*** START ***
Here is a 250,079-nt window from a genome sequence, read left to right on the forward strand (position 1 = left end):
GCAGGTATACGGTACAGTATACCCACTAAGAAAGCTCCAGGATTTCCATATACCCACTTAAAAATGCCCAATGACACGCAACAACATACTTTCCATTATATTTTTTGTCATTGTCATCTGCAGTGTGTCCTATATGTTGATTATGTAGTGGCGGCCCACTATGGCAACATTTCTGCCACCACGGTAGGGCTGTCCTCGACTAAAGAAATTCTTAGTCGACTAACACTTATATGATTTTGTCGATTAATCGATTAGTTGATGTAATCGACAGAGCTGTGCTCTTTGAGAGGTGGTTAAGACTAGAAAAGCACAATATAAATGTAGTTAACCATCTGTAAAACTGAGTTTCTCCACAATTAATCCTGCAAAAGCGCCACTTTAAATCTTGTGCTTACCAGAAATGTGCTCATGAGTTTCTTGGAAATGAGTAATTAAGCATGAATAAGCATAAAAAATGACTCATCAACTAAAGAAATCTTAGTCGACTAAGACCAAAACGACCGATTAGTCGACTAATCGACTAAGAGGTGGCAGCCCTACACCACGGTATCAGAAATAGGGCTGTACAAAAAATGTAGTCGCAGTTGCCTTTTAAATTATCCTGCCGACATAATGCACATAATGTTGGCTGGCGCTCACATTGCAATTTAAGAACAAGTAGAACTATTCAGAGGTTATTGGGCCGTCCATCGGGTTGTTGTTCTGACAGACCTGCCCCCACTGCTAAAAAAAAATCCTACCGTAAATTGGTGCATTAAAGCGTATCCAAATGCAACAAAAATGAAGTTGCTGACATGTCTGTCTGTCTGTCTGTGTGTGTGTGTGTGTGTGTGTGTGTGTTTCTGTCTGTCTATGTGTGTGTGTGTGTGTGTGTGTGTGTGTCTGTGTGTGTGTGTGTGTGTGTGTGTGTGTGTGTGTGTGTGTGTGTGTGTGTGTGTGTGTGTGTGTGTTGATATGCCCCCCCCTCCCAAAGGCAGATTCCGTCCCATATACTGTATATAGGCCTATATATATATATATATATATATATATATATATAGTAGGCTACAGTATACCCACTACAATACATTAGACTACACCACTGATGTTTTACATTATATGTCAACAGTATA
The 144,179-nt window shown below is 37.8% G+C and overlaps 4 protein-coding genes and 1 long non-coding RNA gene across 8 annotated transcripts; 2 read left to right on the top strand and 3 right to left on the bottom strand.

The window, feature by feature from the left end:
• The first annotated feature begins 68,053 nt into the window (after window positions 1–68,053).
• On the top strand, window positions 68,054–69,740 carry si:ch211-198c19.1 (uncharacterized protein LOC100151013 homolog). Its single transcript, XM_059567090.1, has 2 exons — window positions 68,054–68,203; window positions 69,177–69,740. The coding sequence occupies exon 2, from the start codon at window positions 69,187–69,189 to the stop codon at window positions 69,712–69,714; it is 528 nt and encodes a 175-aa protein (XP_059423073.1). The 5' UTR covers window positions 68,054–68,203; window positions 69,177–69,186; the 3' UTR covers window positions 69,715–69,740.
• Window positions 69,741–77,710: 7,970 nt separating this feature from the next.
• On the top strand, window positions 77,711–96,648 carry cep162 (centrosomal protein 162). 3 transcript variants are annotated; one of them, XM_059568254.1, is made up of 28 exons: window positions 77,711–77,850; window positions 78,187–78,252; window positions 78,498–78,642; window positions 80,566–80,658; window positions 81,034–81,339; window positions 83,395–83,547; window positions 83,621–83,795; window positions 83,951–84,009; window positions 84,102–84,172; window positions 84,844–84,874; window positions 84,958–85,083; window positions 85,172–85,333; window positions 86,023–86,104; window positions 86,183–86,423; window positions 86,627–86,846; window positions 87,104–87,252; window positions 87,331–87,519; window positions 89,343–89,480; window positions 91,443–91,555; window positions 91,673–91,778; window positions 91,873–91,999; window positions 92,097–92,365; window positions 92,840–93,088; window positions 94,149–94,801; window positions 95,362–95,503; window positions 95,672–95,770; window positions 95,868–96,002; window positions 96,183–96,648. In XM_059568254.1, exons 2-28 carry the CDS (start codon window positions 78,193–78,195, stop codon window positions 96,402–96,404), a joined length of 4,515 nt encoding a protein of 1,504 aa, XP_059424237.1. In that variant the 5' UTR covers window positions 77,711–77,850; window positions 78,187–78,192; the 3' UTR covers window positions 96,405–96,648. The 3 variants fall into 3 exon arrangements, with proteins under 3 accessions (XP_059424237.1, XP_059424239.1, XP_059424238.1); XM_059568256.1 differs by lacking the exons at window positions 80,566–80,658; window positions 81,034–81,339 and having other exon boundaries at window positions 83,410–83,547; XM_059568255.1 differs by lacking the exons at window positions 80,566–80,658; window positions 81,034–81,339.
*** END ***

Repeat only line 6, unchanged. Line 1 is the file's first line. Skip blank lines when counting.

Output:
• On the top strand, window positions 68,054–69,740 carry si:ch211-198c19.1 (uncharacterized protein LOC100151013 homolog). Its single transcript, XM_059567090.1, has 2 exons — window positions 68,054–68,203; window positions 69,177–69,740. The coding sequence occupies exon 2, from the start codon at window positions 69,187–69,189 to the stop codon at window positions 69,712–69,714; it is 528 nt and encodes a 175-aa protein (XP_059423073.1). The 5' UTR covers window positions 68,054–68,203; window positions 69,177–69,186; the 3' UTR covers window positions 69,715–69,740.